What should i do?

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What should i do?

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        04-22-2011, 05:21 PM
    What should i do?

    Not sure where to put this, move it if need be. But anyways, I had somebody contact me about giving them lessons. She found me threw word of mouth and who couldnt use extra money these days? Well apparently she's going to be using her BO's lesson horse, even though she had her own horse. I didn't think anything of it at first, I figured maybe her horse wasnt broke, or injured or something. Nope.. he's just obese! Not 50pds over, more about 150-200pds, and he has recently foundered, the problem is the girl thinks he's healthy? I talked to the BM about it and she basically said there's nothing they can do. I understand, but the girl does Full Care, which means they have the power to cut his feed intake, am I not right? I talked to the girl about it, she's owned the horse almost 2 years, apparently she bought him "chunky" and she said it's just his build. I highly doubt this horse is as stocky as she'd like to believe, he's probably about 15.1 or 15.2 and she told me he was a QH cross (with what idk). Should I just let her do what she wants and ignore the situation or refuse to give her lessons? My husband thinks I should mind my own business, and he's probably right . Im just really afraid for this horse, because he's clearly already having health problems, I asked her if she rides him and she says no because he's to lazy under saddle. The BM said he gets turn out, but the girl doesnt work with him (IE: exercise him in the arena or round pen). What do you think I should do?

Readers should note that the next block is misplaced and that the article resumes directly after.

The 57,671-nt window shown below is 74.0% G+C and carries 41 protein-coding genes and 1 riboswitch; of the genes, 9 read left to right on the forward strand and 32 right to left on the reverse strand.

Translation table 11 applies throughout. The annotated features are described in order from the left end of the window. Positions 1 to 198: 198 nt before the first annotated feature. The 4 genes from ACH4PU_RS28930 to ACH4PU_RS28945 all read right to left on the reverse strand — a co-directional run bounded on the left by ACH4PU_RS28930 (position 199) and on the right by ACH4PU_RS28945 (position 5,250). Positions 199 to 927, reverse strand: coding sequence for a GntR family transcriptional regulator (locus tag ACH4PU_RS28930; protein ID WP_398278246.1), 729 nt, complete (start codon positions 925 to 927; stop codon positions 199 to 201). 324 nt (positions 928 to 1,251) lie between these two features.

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        04-22-2011, 05:26 PM
    When I am giving lessons to my beginner students, I always include horse care, health, etc with them. I don't believe in tacking up or grooming my clients horse for them (unless they are too young) or anything like that. You could always try to include some information on conditioning/nutrition/body scoring with the client. However she may not be open to your advice.

    If that's the case, I agree with your husband in that it's none of your business. It sucks for sure, but I wouldn't turn away a client because they were a little thick-skulled. Maybe if you take her on and she begins to trust you as her instructor, she may open up to the idea of changing her horses diet.

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